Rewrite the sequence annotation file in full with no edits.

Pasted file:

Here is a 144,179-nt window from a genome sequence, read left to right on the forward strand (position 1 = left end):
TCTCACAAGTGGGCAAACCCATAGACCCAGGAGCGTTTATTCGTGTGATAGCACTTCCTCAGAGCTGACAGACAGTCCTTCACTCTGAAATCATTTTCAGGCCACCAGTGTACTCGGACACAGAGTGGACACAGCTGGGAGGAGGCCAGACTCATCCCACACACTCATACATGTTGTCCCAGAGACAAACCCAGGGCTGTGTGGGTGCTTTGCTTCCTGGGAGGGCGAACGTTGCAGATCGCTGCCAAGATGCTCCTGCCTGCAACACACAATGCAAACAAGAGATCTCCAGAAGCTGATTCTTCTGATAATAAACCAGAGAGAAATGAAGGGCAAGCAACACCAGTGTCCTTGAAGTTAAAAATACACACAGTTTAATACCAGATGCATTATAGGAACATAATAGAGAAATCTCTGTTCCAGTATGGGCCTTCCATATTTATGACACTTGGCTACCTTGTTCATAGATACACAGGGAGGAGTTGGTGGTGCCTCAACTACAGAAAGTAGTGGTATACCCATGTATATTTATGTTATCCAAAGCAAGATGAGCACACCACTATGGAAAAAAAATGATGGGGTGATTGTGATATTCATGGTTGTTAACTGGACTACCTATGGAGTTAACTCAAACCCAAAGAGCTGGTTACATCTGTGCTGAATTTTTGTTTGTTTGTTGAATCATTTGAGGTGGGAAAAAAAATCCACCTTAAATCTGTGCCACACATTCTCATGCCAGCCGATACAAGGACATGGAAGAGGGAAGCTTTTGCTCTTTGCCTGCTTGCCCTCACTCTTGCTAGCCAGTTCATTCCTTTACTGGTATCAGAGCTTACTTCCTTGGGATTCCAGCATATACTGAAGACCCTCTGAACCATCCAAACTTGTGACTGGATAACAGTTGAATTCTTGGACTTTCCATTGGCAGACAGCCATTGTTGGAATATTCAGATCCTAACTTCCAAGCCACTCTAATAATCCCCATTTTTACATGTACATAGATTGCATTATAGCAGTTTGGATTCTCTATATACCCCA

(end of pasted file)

Here is a 144,179-nt window from a genome sequence, read left to right on the forward strand (position 1 = left end):
TCTCACAAGTGGGCAAACCCATAGACCCAGGAGCGTTTATTCGTGTGATAGCACTTCCTCAGAGCTGACAGACAGTCCTTCACTCTGAAATCATTTTCAGGCCACCAGTGTACTCGGACACAGAGTGGACACAGCTGGGAGGAGGCCAGACTCATCCCACACACTCATACATGTTGTCCCAGAGACAAACCCAGGGCTGTGTGGGTGCTTTGCTTCCTGGGAGGGCGAACGTTGCAGATCGCTGCCAAGATGCTCCTGCCTGCAACACACAATGCAAACAAGAGATCTCCAGAAGCTGATTCTTCTGATAATAAACCAGAGAGAAATGAAGGGCAAGCAACACCAGTGTCCTTGAAGTTAAAAATACACACAGTTTAATACCAGATGCATTATAGGAACATAATAGAGAAATCTCTGTTCCAGTATGGGCCTTCCATATTTATGACACTTGGCTACCTTGTTCATAGATACACAGGGAGGAGTTGGTGGTGCCTCAACTACAGAAAGTAGTGGTATACCCATGTATATTTATGTTATCCAAAGCAAGATGAGCACACCACTATGGAAAAAAAATGATGGGGTGATTGTGATATTCATGGTTGTTAACTGGACTACCTATGGAGTTAACTCAAACCCAAAGAGCTGGTTACATCTGTGCTGAATTTTTGTTTGTTTGTTGAATCATTTGAGGTGGGAAAAAAAATCCACCTTAAATCTGTGCCACACATTCTCATGCCAGCCGATACAAGGACATGGAAGAGGGAAGCTTTTGCTCTTTGCCTGCTTGCCCTCACTCTTGCTAGCCAGTTCATTCCTTTACTGGTATCAGAGCTTACTTCCTTGGGATTCCAGCATATACTGAAGACCCTCTGAACCATCCAAACTTGTGACTGGATAACAGTTGAATTCTTGGACTTTCCATTGGCAGACAGCCATTGTTGGAATATTCAGATCCTAACTTCCAAGCCACTCTAATAATCCCCATTTTTACATGTACATAGATTGCATTATAGCAGTTTGGATTCTCTATATACCCCA